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Wednesday, June 11, 2014

DIY vs. "DIFM"

C'mon...

There's no shame in it.  

You have fallen in love with an idea for a project.  You've imagined it, you know what you want the fabric to look like, feel like... You  know how you want the finished product to hang, to flutter in the breeze, to hug, to mold...

You just don't have the time/energy/skill to make it all happen.

"I wanna take a class!" you say.  You peruse the offerings of sewing schools, colleges, fashion schools and universities.  You ask friends who do amazing work if they will teach you.  Sure, on one of those leisurely Saturdays you so often spend lazing around in your spotlessly organized home, with kids, spouses and others so engaged in their own lives, who'll miss you for a couple of hours?  Yes, your copious amounts of free time should be spent learning to bead/embroider/knit/design/drape/smock/dye/applique.  And, if you're diligent, it should only be a decade or two or three before you're really good at it.

My own hand beaded fagotting, cut away from a blouse I made about 15 years ago... I loved it so, but Man, was that time consuming!


OR....

You can go to an professional, who will do the things that would take too long to do, that you haven't learned to do, or don't have the equipment to do properly.

A velvet covered button I had made at B&T Buttons.  I could never achieve this smooth, professional quality on my own - and I didn't have to try!

A grommet I had applied for me at Star Snaps for my cradle bag.

I love the DIY movement.  I also love the spirit of the Quilting Bee, DIO (Do It Ourselves).... but I'm also becoming a HUGE fan of DIFM (Do It For Me) projects, as well.  My creative brain is endlessly swirling with ideas that may never come to fruition without some very specific help.

I have long suffered the curse of trying to figure out how to make something look great while I "figure out" how to do it on my own. Mining the resources of the garment district has really helped me finish many "unfinishables" or long-languishing projects.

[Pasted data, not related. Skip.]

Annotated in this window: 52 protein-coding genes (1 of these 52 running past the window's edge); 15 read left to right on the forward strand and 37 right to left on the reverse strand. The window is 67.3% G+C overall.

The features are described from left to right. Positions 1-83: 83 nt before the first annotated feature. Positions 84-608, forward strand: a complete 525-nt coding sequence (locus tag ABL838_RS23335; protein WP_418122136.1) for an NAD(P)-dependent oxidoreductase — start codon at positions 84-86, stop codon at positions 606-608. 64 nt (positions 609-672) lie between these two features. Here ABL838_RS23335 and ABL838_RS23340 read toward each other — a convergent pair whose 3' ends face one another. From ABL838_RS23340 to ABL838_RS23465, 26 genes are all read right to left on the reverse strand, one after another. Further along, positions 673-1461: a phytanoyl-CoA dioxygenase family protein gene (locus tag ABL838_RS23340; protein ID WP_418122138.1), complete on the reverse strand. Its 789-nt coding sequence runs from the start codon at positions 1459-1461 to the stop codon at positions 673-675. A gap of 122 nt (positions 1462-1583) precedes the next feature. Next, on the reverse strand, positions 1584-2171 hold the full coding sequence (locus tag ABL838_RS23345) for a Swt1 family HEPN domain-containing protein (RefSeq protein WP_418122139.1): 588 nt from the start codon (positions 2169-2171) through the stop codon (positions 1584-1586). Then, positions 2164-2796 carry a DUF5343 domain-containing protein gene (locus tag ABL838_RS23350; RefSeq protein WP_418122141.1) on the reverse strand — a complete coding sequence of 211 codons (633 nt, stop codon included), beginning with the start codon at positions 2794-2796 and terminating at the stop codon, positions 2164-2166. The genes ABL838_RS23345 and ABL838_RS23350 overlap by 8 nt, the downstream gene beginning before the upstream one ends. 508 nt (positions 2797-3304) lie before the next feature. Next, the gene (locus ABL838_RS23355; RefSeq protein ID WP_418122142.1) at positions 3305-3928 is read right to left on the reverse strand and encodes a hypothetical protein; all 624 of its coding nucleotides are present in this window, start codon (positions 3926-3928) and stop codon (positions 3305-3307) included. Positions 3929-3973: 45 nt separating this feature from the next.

Believe me, though... my stash is still pretty large, and I've got a long way to go before all of the dreams piled in those boxes, bags and hangers are realized!

Here's a quick resource list  of things you can have done for you, saving you time, and elevating the quality of your projects:

Custom Fabric Flowers (a place you've truly gotta see to believe)
Pleating
Zippers cut to size
Covered buttons
Snaps, studs, etc.
Grommets
Feather steaming, shaping, sculpting, applying
Embroidery, beading
Fabric printing
Smocking, tucking, general fabric manipulation

In a nutshell, stop kidding yourself... either go learn, do, and dedicate yourself to getting things finished, or pay someone who can.  I am following my own advice, and I have work to do at this very moment.

Ok - now that you understand your mission...

Check out the upcoming Speakeasies, and get inspired!



7 comments:

  1. It is so worth having someone do the things that are hard to get to look professional because we don't have the equipment to do it as well. I had buttons made for me at Steinloff and Stoller and they are so much smoother than I could get myself.

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    1. Yes - it is sooo worth it to finish off your handmade things with a perfect professional-looking touch! After all, I don't make covered buttons to impress people - in my opinion, I'm just realizing the fantasy I have in my head for the finished product!

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  2. Oh, yes. Yes to all of this. I want to be able to impeccably hand-embroider my simple summer dresses, so that I can get that Isabel Marant look that I want, but that's not going to happen.

    I think that it sometimes really depends on why you sew, though. Some people love spending the time learning how to do things, even if they get a less-than-perfect result. I get frustrated when I don't get perfect results after only having practiced a skill for, say, five hours, rather than a lifetime. My focus is laser-sharp, on the finished garment, rather than solely on the process. (Can you tell I totally bookmarked your last post for professional embroidery?)

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    1. Yes! I totally see your point - I love to show off both well-developed and new skills, but I just don't have the time for it all!

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  3. Well said! Thanks for the reminder!

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  4. One of the truly great things about living in NYC is that we can outsource these tasks that are time-consuming and tricky...

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  5. I love that button! It would be amazing to live in a city with these kind of resources. WHen I lived in LA there was a pleater on 3rd St. I never used their services though - it was too early in my sewing career and I didn't have the skills or ambition to make a garment that incorporated pleats.

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